Beauty, Skin

How to read labels on your beauty products


I’ve been telling you to READ YOUR LABELS on all of your beauty products and I hope you are doing it. You can choose what goes in your body and what sits on your skin and is ultimately absorbed into your system. Naturally we want good things not synthetics and chemicals that can lead to a host of problems.

I told you my rule of thumb- if you can eat it and not get sick, then you can put it on your face or body without worries. However sometimes that may not be completely realistic. Lets’ take a look at two labels both for body lotion, so you can see what the heck I am talking about.


This is my Made from Earth Lavender Calm Body Lotion which I LOVE. I look forward to applying this after my shower every evening. Check out the ingredients, everything is recognizable to me but a few things. So I looked them  up.

Stearic acid is one of many fatty acids that occur naturally in various plants and animal derivatives.

Xanthum Gum adds volume to products, used often in foods. Its a natural sugar that comes from corn. So I wouldn’t eat it but I think its all right in small doses in a  body lotion I use once a day.

Oleoresin is a naturally occurring mixture of an oil and a resin extracted from various plants, such as pine or balsam fir.

Tetrasodium EDTA is a low hazard ingredient. It acts as a preservative so a product doesn’t go rancid. This enables it to sit on your shelf for a longer period of time. Often used in place of parabens.

All in all, I think the ingredients are quite mild. I feel comfortable using this lotion. To be super pure and natural, you could use coconut oil with a few drops of lavender oil as your moisturizer. I do that all the time too.

When reading a label, note the order of which  ingredients appear. The ingredients sitting closer to the top are used in the highest concentration. Keep this in mind: manufacturers can list ingredients with concentrations lower than 1 percent in any order they choose, and labels do not indicate when high-concentration ingredients end and the low-concentration ingredients begin. {source}


This is another body lotion.  Its from a high- end brand and boasts that it’s natural. When I saw the list of ingredients, I highly doubted that. The fact that water is at the top of the list tells me it has a high concentration of water. There are also numerous ingredients that have chemical sounding names- too many to even begin to look up! Any natural ingredients are blown away by all of the synthetics in here. And is that Acetone? Like in the nail polish remover?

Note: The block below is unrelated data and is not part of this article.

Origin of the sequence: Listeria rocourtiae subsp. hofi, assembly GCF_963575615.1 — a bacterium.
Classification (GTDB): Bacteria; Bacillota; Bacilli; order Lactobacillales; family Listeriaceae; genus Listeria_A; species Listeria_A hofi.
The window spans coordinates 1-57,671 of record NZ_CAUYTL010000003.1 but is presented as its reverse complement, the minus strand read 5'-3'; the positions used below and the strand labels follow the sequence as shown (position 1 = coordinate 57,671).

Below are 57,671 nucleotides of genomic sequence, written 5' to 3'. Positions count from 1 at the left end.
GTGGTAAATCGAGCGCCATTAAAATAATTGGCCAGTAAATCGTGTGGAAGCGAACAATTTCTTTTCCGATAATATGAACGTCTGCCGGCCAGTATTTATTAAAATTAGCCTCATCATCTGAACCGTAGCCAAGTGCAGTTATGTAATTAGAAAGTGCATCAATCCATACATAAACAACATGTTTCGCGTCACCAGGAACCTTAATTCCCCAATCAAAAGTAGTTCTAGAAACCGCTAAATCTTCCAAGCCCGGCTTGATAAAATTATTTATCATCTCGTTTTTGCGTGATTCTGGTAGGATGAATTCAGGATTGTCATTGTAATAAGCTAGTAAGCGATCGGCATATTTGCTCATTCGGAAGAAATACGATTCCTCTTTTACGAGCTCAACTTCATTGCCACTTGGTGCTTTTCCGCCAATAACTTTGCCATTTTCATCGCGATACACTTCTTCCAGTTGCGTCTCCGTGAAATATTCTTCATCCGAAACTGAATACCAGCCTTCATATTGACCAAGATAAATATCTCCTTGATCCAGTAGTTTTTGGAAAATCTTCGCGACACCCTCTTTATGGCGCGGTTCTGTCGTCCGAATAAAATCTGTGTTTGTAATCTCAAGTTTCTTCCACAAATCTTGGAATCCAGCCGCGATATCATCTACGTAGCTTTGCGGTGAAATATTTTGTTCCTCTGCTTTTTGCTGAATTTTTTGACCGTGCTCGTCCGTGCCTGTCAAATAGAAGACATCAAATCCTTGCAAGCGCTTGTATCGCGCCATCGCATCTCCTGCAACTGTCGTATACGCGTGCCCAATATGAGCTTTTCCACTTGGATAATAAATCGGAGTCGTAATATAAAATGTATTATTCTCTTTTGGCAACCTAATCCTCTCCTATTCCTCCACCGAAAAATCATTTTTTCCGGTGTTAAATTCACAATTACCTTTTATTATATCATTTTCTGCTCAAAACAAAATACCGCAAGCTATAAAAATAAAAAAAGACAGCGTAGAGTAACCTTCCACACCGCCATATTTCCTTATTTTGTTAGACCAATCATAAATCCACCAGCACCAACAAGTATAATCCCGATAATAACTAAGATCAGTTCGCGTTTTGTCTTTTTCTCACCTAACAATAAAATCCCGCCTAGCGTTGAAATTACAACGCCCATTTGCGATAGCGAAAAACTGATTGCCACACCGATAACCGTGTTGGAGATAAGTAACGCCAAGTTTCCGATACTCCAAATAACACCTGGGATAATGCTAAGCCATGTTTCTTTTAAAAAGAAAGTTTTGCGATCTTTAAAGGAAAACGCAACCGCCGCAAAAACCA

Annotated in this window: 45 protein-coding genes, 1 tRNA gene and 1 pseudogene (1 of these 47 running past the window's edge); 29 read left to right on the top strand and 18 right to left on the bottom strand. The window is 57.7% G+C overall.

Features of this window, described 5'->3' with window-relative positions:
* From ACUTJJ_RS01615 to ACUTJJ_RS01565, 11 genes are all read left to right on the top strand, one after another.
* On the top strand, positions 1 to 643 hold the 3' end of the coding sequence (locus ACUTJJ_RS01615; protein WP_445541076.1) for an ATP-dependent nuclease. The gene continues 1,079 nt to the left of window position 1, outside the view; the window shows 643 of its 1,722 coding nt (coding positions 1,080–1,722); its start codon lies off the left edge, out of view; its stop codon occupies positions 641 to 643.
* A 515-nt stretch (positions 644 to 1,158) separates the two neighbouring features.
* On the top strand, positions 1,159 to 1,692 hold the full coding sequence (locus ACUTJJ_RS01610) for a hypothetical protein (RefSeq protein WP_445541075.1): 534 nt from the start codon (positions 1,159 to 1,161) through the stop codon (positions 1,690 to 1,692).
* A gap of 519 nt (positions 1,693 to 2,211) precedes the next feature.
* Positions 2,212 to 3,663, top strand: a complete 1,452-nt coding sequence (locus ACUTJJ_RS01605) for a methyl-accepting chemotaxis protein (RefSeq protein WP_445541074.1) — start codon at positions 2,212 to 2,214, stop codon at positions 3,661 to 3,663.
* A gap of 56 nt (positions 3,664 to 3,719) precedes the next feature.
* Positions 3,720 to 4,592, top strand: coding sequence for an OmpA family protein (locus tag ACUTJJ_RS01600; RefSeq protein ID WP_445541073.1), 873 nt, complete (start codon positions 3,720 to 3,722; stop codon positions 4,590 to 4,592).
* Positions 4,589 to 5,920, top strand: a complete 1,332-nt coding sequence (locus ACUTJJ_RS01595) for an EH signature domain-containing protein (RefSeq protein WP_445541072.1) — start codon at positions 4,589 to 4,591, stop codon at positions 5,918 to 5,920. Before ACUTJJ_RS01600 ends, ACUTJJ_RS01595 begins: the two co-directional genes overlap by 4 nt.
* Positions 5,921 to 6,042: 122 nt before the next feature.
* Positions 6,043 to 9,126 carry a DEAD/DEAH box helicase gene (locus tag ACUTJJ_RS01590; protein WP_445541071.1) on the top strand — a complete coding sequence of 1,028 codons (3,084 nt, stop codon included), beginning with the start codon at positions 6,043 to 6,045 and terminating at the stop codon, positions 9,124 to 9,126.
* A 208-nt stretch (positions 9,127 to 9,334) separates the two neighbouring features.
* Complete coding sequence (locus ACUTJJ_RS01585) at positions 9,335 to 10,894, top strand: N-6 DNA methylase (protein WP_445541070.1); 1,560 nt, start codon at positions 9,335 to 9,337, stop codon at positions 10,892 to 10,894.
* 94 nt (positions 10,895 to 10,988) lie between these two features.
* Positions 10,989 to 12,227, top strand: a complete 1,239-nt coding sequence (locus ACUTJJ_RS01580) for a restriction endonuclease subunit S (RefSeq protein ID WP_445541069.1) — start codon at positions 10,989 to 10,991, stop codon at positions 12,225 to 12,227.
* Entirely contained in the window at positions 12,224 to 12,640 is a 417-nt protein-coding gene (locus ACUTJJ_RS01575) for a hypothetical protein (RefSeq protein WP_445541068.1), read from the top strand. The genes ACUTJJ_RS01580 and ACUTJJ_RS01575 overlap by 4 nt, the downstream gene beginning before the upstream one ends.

Just for fun, see if you can find any of these toxic ingredients:

  • Words ending in “paraben.”
  • DMDM hydantoin
  • Imidazolidinyl urea
  • Methylchloroisothiazolinone
  • Methylisothiazolinone
  • Triclosan
  • Triclocarban
  • Triethanolamine (or “TEA”)
  • Words starting with “PEG.”
  • Words that have an “eth” in the middle. For example, sodium laureth sulfate.
  • Fragrance
  • FD&C
  • D&C

By comparing these two products, I hope you can understand how the first one is much better, is truly natural and the second one is created from various chemicals and synthetics. Its not a  bad product but it does contain things that are questionable.

*Beware of catchwords like dermatologist-tested, all-natural, fragrance-free, herbal, botanical, cruelty-free and allergy-tested. Because regulatory law doesn’t define the meaning of these terms, any product can use them.*

Fancy words that boast promises on the front label mean nothing when you begin to read the ingredients. Its an important rule, one that I am learning too, to not give into to empty promises! A label can say anything it wants and doesn’t have to back it up, there is nothing holding a brand or company accountable for their claims, as misleading as they are.

For example, a certain baby shampoo promises that it is gentle and pure, however this baby shampoo actually contains traces of formaldehyde (in the form of  preservative Quaternium-15). Pretty scary, right?

Educate yourself, learn exactly what ingredients are by looking them up on Skin or by doing a google search.  Understand that the shorter the list of ingredients and the more you recognize, the better. While Whole Foods and natural food places may sell beauty products, understand they are not always the *best* you can buy however, by reading the labels you will see they are *better* for you than  many of the products available at department stores, drugstores and superstores etc.

Keep in mind that “natural” or “for sensitive skin” or “dermatologist tested” are marketing key words used to draw people in.

I just learned all of this recently and feel pretty bad about falling for these labels. How many toxins I have applied to my skin- the body’s largest organ- makes me sick.   If you have any additional thoughts on reading labels and ingredients, I’d love to hear them. Comment below or find me on Facebook.

1 thought on “How to read labels on your beauty products

  1. I appreciate your series of posts about the ingredients in cosmetics and skin care products. I’ve been reading ingredients for the last three years and now know at least three technical chemical names for Vitamin C and E among other ingredients. Who knew that high school and college chemistry would be so important in the real world? 😉

    I now only use 15 to 20% Zinc Oxide sunscreen products because avobenzone is the only UVA I chemical sunscreen approved in the US. And I just don’t like to think of all the chemical reactions that go on “IN” my skin when I use chemical sunscreens. Better to just use an inert physical sun block like zinc oxide that has been used for years without harm.

    Keep up the ingredients discussions and posts, they are helpful for me.

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